The strong militant presence in Mali has damaged charitable investment and capital generated by tourism in recent months. In the same way as Rwanda officials are discouraging charitable presence, Mali is now forced to be largely self-sufficient. But is it too late for Malian self-reliance? It is among the 25 poorest countries in the world and landlocked, having illegally sacrificed large quantities of land to foreign agribusiness. Self-reliance for women in the present Malian economic climate has been compromised by a hindrance of their local trade; now that their land has been sacrificed, can Malian women be expected to have the resources to sustain a self-sufficient industry and lifestyle?
Oxfam claim that Malian women have enjoyed “few land rights”, stating that their agricultural livelihood hangs in the balance due to competition with bio fuel production. Oxfam asks “will employment prospects cover the livelihood of women?” In an increasingly restricted local agribusiness infrastructure and with restricted access to education, women are largely confined to the informal trade workforce of Mali. In the battle between the foreign mechanization of agribusiness and local self-sufficiency, both options provide alternative outcomes. Either women are forced to sacrifice their local trade to become part of a corporate workforce, or they sacrifice a stable working opportunity to continue working in an environment that is increasingly challenged by restricted land, bio fuel and mass production. Since the mutinous uprising of March 2012, the growing number of corporate projects have become largely redundant. The land was allotted to the projects, and abandoned in the light of political turmoil. Thousands of hectares of this land remain unused. Charitable aid, however, remains key to the growth and sustainability of Malian trade. Organizations such as “Women of Africa” work with small groups of girls and women, teaching them how to control their own development, encouraging future self-management. The charities have worked specifically with the women of Mali for the valorization of local products and trade.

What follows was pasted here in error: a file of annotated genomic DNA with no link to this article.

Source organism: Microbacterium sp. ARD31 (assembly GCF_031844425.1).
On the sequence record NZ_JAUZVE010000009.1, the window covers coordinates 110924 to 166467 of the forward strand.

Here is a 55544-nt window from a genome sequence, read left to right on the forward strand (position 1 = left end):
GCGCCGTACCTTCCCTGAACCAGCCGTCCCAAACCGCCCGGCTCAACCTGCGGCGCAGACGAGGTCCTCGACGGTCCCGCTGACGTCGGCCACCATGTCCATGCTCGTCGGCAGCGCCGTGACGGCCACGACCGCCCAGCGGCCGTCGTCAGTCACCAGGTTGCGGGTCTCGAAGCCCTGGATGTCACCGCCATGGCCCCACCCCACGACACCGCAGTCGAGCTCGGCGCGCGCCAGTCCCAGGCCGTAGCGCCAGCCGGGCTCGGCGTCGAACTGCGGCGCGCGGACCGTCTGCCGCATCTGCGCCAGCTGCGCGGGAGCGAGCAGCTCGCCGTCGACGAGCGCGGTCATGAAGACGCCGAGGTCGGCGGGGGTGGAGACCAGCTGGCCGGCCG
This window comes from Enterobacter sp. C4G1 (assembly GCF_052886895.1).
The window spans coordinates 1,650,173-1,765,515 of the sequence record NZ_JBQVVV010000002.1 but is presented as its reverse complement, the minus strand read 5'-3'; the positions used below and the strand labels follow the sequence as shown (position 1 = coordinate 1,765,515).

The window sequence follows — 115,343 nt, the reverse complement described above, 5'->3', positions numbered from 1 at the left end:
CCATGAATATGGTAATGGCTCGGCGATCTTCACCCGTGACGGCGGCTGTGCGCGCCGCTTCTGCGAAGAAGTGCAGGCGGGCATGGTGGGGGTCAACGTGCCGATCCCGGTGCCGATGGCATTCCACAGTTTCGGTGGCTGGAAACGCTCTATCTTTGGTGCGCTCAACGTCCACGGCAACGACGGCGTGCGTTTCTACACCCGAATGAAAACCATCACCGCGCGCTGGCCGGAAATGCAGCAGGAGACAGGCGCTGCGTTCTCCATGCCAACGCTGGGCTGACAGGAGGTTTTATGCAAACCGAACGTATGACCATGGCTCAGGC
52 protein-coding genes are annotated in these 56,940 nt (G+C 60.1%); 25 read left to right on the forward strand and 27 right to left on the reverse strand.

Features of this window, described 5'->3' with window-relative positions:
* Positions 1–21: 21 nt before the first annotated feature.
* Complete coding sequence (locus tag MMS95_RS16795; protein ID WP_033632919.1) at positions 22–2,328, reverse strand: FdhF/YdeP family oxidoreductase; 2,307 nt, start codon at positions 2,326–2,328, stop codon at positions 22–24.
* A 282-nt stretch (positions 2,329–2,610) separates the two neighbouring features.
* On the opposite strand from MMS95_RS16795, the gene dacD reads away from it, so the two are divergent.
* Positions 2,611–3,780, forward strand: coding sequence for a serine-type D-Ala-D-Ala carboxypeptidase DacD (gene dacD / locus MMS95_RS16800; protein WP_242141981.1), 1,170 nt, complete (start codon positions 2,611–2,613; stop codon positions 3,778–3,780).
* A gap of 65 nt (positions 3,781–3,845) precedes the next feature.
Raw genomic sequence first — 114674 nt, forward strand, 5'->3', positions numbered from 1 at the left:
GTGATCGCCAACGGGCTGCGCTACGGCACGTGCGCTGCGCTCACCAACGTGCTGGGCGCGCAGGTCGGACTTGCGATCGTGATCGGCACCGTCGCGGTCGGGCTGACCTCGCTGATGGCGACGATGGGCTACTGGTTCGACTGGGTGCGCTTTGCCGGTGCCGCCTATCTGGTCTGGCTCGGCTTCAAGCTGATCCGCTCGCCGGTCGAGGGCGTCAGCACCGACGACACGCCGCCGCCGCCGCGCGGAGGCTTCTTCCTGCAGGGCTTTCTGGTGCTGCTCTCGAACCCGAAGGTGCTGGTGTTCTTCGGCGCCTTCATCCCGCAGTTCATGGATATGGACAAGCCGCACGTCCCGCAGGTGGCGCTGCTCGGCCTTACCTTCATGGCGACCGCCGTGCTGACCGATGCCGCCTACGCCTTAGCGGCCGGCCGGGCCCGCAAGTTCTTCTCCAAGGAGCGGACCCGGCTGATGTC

The development of policies concerning Malian agribusiness will be crucial in 2013. However, until charity and land distribution policies are reformed, the role of the African working woman remains fragile. Whatever employment prospects arise, Oxfam questions the livelihood of women, asking whether or not in the future “women may be completely eliminated from the scene”. Women’s fragility in Mali and other African third-world countries remains abnormal. And with the rejection of charitable aid, these governments risk damaging themselves and their local trade further. “Women of Africa” recognize that Malian women are “crucial to ensure the sustainability of our societies, because they are working, courageous, responsible and good managers”. If charitable organizations are forced to withdraw from the country in 2013, Mali’s women may ultimately be forced to reject the opportunity to become truly “powerful” women through the training and practice that charities such as “Women of Africa” offer. For now, the roles of such strong women remain fragile, and this abnormal irony continues to define the working women of Mali.